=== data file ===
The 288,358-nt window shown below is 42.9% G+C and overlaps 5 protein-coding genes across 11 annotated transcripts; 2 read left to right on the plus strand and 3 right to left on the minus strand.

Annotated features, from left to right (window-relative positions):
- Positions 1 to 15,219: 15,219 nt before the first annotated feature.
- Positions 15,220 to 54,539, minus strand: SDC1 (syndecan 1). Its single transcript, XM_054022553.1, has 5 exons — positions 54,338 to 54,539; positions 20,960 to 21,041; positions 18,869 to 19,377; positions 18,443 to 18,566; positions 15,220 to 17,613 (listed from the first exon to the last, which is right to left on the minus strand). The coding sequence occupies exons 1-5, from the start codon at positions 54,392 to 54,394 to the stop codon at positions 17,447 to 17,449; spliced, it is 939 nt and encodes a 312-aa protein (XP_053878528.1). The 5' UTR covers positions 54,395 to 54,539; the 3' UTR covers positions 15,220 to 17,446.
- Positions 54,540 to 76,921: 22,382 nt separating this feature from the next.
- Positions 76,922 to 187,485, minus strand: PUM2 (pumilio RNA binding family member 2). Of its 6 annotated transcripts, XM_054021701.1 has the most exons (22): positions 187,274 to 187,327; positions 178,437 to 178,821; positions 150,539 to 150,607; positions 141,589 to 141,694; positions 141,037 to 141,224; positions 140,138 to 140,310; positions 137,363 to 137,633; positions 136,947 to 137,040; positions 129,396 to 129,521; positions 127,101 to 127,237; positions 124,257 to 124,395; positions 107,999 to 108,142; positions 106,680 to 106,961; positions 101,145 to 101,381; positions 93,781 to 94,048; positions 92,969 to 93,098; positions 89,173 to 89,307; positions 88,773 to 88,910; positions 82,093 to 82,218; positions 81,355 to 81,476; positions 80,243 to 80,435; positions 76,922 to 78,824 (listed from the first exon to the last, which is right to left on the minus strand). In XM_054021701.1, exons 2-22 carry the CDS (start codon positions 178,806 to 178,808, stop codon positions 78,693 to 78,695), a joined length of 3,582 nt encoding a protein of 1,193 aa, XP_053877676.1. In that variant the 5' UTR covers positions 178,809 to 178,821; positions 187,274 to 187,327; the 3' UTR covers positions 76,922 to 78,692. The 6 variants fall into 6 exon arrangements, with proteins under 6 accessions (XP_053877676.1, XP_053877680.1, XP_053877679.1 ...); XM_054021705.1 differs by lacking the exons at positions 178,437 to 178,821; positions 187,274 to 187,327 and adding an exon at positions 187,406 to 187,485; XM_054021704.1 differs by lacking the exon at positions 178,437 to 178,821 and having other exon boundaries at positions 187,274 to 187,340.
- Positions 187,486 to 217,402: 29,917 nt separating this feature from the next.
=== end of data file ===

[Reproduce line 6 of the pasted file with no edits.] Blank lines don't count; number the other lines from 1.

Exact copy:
- Positions 76,922 to 187,485, minus strand: PUM2 (pumilio RNA binding family member 2). Of its 6 annotated transcripts, XM_054021701.1 has the most exons (22): positions 187,274 to 187,327; positions 178,437 to 178,821; positions 150,539 to 150,607; positions 141,589 to 141,694; positions 141,037 to 141,224; positions 140,138 to 140,310; positions 137,363 to 137,633; positions 136,947 to 137,040; positions 129,396 to 129,521; positions 127,101 to 127,237; positions 124,257 to 124,395; positions 107,999 to 108,142; positions 106,680 to 106,961; positions 101,145 to 101,381; positions 93,781 to 94,048; positions 92,969 to 93,098; positions 89,173 to 89,307; positions 88,773 to 88,910; positions 82,093 to 82,218; positions 81,355 to 81,476; positions 80,243 to 80,435; positions 76,922 to 78,824 (listed from the first exon to the last, which is right to left on the minus strand). In XM_054021701.1, exons 2-22 carry the CDS (start codon positions 178,806 to 178,808, stop codon positions 78,693 to 78,695), a joined length of 3,582 nt encoding a protein of 1,193 aa, XP_053877676.1. In that variant the 5' UTR covers positions 178,809 to 178,821; positions 187,274 to 187,327; the 3' UTR covers positions 76,922 to 78,692. The 6 variants fall into 6 exon arrangements, with proteins under 6 accessions (XP_053877676.1, XP_053877680.1, XP_053877679.1 ...); XM_054021705.1 differs by lacking the exons at positions 178,437 to 178,821; positions 187,274 to 187,327 and adding an exon at positions 187,406 to 187,485; XM_054021704.1 differs by lacking the exon at positions 178,437 to 178,821 and having other exon boundaries at positions 187,274 to 187,340.